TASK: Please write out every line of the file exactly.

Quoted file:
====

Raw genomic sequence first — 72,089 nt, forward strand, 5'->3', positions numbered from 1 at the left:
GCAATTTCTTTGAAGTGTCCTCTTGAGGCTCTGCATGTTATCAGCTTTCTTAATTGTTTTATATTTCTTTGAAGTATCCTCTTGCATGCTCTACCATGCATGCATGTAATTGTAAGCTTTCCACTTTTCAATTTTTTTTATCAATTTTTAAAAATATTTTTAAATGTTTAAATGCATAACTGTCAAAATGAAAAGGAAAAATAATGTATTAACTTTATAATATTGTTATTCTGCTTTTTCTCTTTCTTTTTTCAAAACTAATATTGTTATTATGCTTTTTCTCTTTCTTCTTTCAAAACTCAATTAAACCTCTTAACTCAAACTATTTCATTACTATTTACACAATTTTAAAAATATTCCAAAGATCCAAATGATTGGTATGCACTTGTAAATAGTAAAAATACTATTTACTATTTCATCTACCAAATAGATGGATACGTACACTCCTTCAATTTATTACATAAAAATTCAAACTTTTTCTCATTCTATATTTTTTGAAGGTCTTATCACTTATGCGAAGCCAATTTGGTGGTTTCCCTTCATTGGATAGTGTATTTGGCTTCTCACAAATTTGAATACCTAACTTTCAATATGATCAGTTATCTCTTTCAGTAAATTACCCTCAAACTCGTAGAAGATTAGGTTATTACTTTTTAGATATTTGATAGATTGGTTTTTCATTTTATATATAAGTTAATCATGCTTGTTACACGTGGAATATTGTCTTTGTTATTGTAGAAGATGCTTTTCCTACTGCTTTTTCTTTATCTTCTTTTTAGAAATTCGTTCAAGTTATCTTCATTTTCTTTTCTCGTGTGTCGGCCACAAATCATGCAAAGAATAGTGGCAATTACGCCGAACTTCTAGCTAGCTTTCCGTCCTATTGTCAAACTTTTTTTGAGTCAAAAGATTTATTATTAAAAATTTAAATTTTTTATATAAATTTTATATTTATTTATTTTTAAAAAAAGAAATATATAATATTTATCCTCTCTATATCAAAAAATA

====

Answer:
Raw genomic sequence first — 72,089 nt, forward strand, 5'->3', positions numbered from 1 at the left:
GCAATTTCTTTGAAGTGTCCTCTTGAGGCTCTGCATGTTATCAGCTTTCTTAATTGTTTTATATTTCTTTGAAGTATCCTCTTGCATGCTCTACCATGCATGCATGTAATTGTAAGCTTTCCACTTTTCAATTTTTTTTATCAATTTTTAAAAATATTTTTAAATGTTTAAATGCATAACTGTCAAAATGAAAAGGAAAAATAATGTATTAACTTTATAATATTGTTATTCTGCTTTTTCTCTTTCTTTTTTCAAAACTAATATTGTTATTATGCTTTTTCTCTTTCTTCTTTCAAAACTCAATTAAACCTCTTAACTCAAACTATTTCATTACTATTTACACAATTTTAAAAATATTCCAAAGATCCAAATGATTGGTATGCACTTGTAAATAGTAAAAATACTATTTACTATTTCATCTACCAAATAGATGGATACGTACACTCCTTCAATTTATTACATAAAAATTCAAACTTTTTCTCATTCTATATTTTTTGAAGGTCTTATCACTTATGCGAAGCCAATTTGGTGGTTTCCCTTCATTGGATAGTGTATTTGGCTTCTCACAAATTTGAATACCTAACTTTCAATATGATCAGTTATCTCTTTCAGTAAATTACCCTCAAACTCGTAGAAGATTAGGTTATTACTTTTTAGATATTTGATAGATTGGTTTTTCATTTTATATATAAGTTAATCATGCTTGTTACACGTGGAATATTGTCTTTGTTATTGTAGAAGATGCTTTTCCTACTGCTTTTTCTTTATCTTCTTTTTAGAAATTCGTTCAAGTTATCTTCATTTTCTTTTCTCGTGTGTCGGCCACAAATCATGCAAAGAATAGTGGCAATTACGCCGAACTTCTAGCTAGCTTTCCGTCCTATTGTCAAACTTTTTTTGAGTCAAAAGATTTATTATTAAAAATTTAAATTTTTTATATAAATTTTATATTTATTTATTTTTAAAAAAAGAAATATATAATATTTATCCTCTCTATATCAAAAAATA